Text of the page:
Decide How It Goes

With 2023 just a couple of hours away, consider this thought:  You get to decide how the new year goes for you.  That’s a pretty empowering statement!

Yes, we all know that things will occur that we did not choose, that will adversely impact us.  That’s just part of the deal for waking up with a pulse. 

However, we do get the privilege of choosing:

  • Our attitude
  • The speech we use
  • The thoughts we think
  • The actions we take
  • What we want to achieve this year
  • Who we spend our time with
  • What we learn and how we apply it
  • The kind of person we want to be during the next 12 months

So, remember throughout 2023, that we’re not just buckled into an uncontrollable year-long rollercoaster ride.  Rather, we are in the driver seat of our lives, and can steer it any direction we want in the coming year.

Let’s make choices in 2023 that put us in position on 12/31/2023 to look back and say, “That was a great year!”


Make the Call

On Thursday evening, my wife and I were scheduled to go to one of those painting classes where the instructor has a picture on display and walks everyone through how to paint it.  We’ve been to a similar class together and really enjoyed it!  We were looking forward to that being the start to our Christmas time off.  However, Thursday evening was when the threats of freezing rain were to come to fruition in our area.  

About 90 minutes before we were to go, I was out checking the street and sidewalks to see how much ice had already built up.  They were starting to get slick, and only forecast to get worse, but it felt like we would be able to make it.  For several minutes I went back and forth on whether or not we just go, or stay off the worsening roads.  About an hour before the class, we made the call to stay home.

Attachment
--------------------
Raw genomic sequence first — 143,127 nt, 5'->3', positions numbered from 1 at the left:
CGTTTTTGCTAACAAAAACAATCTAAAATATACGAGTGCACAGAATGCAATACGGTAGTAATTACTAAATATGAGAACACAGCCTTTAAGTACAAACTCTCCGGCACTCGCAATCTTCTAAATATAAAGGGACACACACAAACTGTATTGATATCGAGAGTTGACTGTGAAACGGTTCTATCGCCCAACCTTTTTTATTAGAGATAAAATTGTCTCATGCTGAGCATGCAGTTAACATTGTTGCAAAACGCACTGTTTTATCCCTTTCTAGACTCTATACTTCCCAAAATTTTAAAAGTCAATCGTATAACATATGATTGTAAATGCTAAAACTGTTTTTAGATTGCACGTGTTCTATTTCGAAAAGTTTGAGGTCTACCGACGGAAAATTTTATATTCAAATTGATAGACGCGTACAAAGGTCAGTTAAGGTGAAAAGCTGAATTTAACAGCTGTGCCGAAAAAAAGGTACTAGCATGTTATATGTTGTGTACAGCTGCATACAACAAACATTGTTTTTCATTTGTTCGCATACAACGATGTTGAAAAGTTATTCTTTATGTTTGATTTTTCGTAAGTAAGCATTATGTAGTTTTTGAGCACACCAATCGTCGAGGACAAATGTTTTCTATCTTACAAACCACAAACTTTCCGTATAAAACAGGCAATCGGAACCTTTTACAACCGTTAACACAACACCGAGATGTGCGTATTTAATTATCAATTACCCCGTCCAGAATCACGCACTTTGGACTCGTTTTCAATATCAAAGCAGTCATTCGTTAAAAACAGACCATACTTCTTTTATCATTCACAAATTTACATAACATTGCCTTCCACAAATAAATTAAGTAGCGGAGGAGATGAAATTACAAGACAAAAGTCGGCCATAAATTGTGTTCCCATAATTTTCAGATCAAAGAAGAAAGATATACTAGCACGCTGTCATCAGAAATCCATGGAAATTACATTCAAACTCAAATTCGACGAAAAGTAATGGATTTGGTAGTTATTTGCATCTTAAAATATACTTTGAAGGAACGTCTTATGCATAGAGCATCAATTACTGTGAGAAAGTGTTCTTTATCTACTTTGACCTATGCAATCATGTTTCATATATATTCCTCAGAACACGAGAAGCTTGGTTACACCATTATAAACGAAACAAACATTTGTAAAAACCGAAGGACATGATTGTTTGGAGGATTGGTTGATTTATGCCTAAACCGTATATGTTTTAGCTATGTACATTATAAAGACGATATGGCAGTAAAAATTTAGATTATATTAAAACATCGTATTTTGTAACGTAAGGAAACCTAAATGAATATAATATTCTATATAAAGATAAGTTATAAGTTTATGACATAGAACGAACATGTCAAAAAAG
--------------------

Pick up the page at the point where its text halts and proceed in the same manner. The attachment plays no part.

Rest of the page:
Although we were disappointed not to be going, I’m glad we made the choice to stay off the roads.  It was the right choice, but that doesn’t mean it was pleasant to make. 

We often have choices that we know we need to make, but we delay, either because we don’t want to make the call, or we’re feeling pressured to make a choice contrary to the one we know we should make.  In those situations, it’s good to pause, ask ourselves what that wise choice is, and make the call. 

Are there any calls you need to make?


As the end of the year rolls around, many of us start thinking about goals for the upcoming year.  While I believe goas are important (and I like having goals) my greater focus is on what kind of person I want to become in the years ahead.

As someone who plays electric bass, I want to become a musician who has a strong grasp of bass playing fundamentals and music theory, and can easily apply them to songs I play.  If this is what I want to become, then there are certain behaviors I need to engage in to cause me to become this type of musician.   

For example, I need to:

  • Constantly practice the bass playing fundamentals
  • Study music theory
  • Listen to other bass players and analyze what they’re doing in their playing
  • Attend concerts to expose myself to other bass playing styles